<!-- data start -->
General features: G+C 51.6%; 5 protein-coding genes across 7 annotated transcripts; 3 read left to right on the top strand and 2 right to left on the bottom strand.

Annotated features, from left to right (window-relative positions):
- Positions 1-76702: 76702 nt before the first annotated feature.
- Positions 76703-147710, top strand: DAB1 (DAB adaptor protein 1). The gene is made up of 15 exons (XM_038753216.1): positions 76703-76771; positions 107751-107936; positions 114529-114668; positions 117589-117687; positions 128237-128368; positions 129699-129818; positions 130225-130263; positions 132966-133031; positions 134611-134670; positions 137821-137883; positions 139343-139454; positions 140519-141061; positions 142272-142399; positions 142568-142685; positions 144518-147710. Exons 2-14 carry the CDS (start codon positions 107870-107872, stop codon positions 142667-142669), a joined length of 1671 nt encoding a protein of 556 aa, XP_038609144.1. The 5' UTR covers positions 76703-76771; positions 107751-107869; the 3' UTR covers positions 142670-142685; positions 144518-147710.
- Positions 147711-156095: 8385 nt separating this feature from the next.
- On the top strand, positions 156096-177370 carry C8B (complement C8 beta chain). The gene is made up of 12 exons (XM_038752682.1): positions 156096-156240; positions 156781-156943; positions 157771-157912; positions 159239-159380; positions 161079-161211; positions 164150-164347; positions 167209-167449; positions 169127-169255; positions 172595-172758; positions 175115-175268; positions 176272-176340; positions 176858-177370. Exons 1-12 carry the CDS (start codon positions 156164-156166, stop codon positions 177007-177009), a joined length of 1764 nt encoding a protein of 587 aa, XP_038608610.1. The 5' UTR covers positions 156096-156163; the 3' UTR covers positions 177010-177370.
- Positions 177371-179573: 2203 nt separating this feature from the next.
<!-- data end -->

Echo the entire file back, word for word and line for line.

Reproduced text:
General features: G+C 51.6%; 5 protein-coding genes across 7 annotated transcripts; 3 read left to right on the top strand and 2 right to left on the bottom strand.

Annotated features, from left to right (window-relative positions):
- Positions 1-76702: 76702 nt before the first annotated feature.
- Positions 76703-147710, top strand: DAB1 (DAB adaptor protein 1). The gene is made up of 15 exons (XM_038753216.1): positions 76703-76771; positions 107751-107936; positions 114529-114668; positions 117589-117687; positions 128237-128368; positions 129699-129818; positions 130225-130263; positions 132966-133031; positions 134611-134670; positions 137821-137883; positions 139343-139454; positions 140519-141061; positions 142272-142399; positions 142568-142685; positions 144518-147710. Exons 2-14 carry the CDS (start codon positions 107870-107872, stop codon positions 142667-142669), a joined length of 1671 nt encoding a protein of 556 aa, XP_038609144.1. The 5' UTR covers positions 76703-76771; positions 107751-107869; the 3' UTR covers positions 142670-142685; positions 144518-147710.
- Positions 147711-156095: 8385 nt separating this feature from the next.
- On the top strand, positions 156096-177370 carry C8B (complement C8 beta chain). The gene is made up of 12 exons (XM_038752682.1): positions 156096-156240; positions 156781-156943; positions 157771-157912; positions 159239-159380; positions 161079-161211; positions 164150-164347; positions 167209-167449; positions 169127-169255; positions 172595-172758; positions 175115-175268; positions 176272-176340; positions 176858-177370. Exons 1-12 carry the CDS (start codon positions 156164-156166, stop codon positions 177007-177009), a joined length of 1764 nt encoding a protein of 587 aa, XP_038608610.1. The 5' UTR covers positions 156096-156163; the 3' UTR covers positions 177010-177370.
- Positions 177371-179573: 2203 nt separating this feature from the next.